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Community Activist To Walter: Gang Membership Not Inevitable

Phillip Jackson tells Walter Jacobson that young people can be diverted from gangs. (CBS)

Phillip Jackson tells Walter Jacobson that young people can be diverted from gangs. (CBS)

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CHICAGO (CBS) – A community activist says a recent report by CBS 2’s Walter Jacobson gave the wrong impression that gang membership is inevitable for young Chicagoans.

In his report last month, Jacobson sat down with admitted gang members who shared their pessimistic views about life. One told Jacobson flatly there is no solution to street violence, saying, “Killing is the solution.”

Phillip Jackson, head of the Black Star Project, an organization that directs young men away from gangs, says the report doesn’t represent what’s really going on in the streets.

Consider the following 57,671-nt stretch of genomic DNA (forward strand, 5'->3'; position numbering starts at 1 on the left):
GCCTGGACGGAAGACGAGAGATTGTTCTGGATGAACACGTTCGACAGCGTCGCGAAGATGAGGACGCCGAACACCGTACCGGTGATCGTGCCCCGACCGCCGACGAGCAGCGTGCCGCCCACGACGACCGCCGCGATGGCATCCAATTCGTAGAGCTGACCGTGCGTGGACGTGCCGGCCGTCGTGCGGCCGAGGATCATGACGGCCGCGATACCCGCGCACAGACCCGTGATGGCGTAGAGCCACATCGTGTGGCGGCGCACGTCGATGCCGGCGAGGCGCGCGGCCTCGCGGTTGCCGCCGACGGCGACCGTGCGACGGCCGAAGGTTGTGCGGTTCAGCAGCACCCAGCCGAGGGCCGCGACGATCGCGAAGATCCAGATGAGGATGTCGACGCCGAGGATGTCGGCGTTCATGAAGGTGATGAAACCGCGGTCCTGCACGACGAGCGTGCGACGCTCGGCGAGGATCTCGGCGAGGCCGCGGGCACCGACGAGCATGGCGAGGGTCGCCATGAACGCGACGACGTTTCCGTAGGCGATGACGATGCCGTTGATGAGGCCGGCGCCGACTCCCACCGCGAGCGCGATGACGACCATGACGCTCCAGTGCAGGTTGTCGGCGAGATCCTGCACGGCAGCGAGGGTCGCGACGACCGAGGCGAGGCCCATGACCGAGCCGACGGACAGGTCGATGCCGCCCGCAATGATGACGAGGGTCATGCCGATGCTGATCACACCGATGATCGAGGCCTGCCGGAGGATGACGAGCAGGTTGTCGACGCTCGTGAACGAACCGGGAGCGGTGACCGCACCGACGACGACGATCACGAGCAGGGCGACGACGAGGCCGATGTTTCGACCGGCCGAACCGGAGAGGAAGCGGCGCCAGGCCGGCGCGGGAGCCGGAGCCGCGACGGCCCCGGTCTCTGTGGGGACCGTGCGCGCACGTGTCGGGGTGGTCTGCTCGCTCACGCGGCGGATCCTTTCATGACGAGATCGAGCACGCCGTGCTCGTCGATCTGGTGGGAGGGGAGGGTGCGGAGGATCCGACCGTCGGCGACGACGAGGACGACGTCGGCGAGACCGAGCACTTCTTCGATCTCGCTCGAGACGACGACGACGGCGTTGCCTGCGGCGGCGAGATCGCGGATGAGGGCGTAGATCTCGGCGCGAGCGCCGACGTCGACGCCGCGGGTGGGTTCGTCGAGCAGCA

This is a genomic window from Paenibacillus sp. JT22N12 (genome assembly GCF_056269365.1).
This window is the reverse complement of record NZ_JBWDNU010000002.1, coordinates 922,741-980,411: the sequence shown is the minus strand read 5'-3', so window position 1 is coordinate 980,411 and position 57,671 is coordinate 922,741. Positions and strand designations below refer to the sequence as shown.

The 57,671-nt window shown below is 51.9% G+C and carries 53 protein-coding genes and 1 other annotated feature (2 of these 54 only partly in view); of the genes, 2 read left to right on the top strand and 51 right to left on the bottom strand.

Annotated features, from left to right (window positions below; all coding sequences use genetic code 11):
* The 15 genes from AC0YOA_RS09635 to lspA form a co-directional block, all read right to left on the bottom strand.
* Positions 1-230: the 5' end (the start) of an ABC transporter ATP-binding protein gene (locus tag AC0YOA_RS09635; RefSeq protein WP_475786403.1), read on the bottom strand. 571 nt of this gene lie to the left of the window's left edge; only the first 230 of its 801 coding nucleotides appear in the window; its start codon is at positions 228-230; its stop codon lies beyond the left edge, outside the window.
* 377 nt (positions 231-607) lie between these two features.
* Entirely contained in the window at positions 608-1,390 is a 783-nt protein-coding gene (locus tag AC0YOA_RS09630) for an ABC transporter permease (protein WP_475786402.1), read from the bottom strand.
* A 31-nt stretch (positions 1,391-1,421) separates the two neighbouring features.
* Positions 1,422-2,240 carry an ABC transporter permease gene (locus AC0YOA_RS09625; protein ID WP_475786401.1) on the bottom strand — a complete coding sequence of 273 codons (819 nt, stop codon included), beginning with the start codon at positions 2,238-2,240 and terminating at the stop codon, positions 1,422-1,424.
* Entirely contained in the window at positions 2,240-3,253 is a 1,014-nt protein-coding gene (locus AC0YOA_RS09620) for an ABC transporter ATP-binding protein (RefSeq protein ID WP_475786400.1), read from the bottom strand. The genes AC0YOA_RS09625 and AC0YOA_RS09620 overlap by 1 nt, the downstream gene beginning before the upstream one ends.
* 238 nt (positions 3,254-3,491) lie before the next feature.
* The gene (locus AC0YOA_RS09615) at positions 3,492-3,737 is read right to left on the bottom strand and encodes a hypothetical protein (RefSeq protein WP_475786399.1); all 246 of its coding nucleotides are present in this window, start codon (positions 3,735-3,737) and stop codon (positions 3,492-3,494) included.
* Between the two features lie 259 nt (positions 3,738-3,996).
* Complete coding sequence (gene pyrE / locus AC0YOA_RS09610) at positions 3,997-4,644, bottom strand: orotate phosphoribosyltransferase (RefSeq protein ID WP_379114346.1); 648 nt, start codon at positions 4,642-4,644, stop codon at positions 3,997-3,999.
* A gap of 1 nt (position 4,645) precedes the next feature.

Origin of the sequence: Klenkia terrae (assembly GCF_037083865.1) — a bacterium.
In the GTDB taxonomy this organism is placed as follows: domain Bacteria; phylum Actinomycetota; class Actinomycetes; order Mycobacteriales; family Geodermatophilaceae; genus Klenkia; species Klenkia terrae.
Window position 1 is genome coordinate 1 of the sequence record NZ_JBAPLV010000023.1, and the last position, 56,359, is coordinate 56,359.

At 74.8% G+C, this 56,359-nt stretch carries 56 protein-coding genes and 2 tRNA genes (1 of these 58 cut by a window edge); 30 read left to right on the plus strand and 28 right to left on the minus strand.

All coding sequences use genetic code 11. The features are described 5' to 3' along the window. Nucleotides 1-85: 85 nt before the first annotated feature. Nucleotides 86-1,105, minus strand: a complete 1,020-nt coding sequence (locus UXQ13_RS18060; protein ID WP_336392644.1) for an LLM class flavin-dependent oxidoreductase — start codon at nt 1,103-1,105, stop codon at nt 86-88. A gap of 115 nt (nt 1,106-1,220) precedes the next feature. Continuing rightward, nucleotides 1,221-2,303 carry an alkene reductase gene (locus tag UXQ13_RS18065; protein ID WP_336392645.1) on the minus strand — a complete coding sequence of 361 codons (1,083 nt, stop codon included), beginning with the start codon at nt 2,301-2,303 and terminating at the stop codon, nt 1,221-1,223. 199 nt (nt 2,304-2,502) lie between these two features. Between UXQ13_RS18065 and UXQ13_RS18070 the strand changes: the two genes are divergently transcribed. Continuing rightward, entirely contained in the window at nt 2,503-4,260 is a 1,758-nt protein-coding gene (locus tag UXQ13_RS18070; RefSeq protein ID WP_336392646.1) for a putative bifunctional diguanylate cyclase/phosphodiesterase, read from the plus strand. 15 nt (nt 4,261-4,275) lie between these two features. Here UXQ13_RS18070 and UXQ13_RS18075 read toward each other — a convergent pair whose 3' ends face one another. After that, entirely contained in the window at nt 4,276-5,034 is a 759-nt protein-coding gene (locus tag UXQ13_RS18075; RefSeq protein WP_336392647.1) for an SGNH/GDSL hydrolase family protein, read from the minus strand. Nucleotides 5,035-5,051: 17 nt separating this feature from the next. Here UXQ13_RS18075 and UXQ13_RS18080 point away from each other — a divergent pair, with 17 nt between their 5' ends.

So, what is happening in the streets?

At a Black Star Project meeting in Bronzeville on Tuesday, mentors teach kids the right way to live. The kids often don’t have fathers.

“I do have fatherly figures,” one young man says of the Black Star mentors.

Black Star mentors try to show the young people their dreams will not come true if they go for the fast buck with the gangs, maybe making $1,000 a week.

“And the math on that is, they can probably do that for two weeks or three weeks, and then the game is over,” Jackson counters. “They’re going to either end up in jail (or) dead.”

Jackson says by the time kids reach their late teens and early 20s, it’s too late. That’s why the Black Star Project reaches out to kids as early as six, to get them on the right path.

For more information about The Black Star Project, contact Mike Crenshaw at 3509 S. King Drive, Suite 2B, Chicago, Ill., 60653. (773) 285-9600.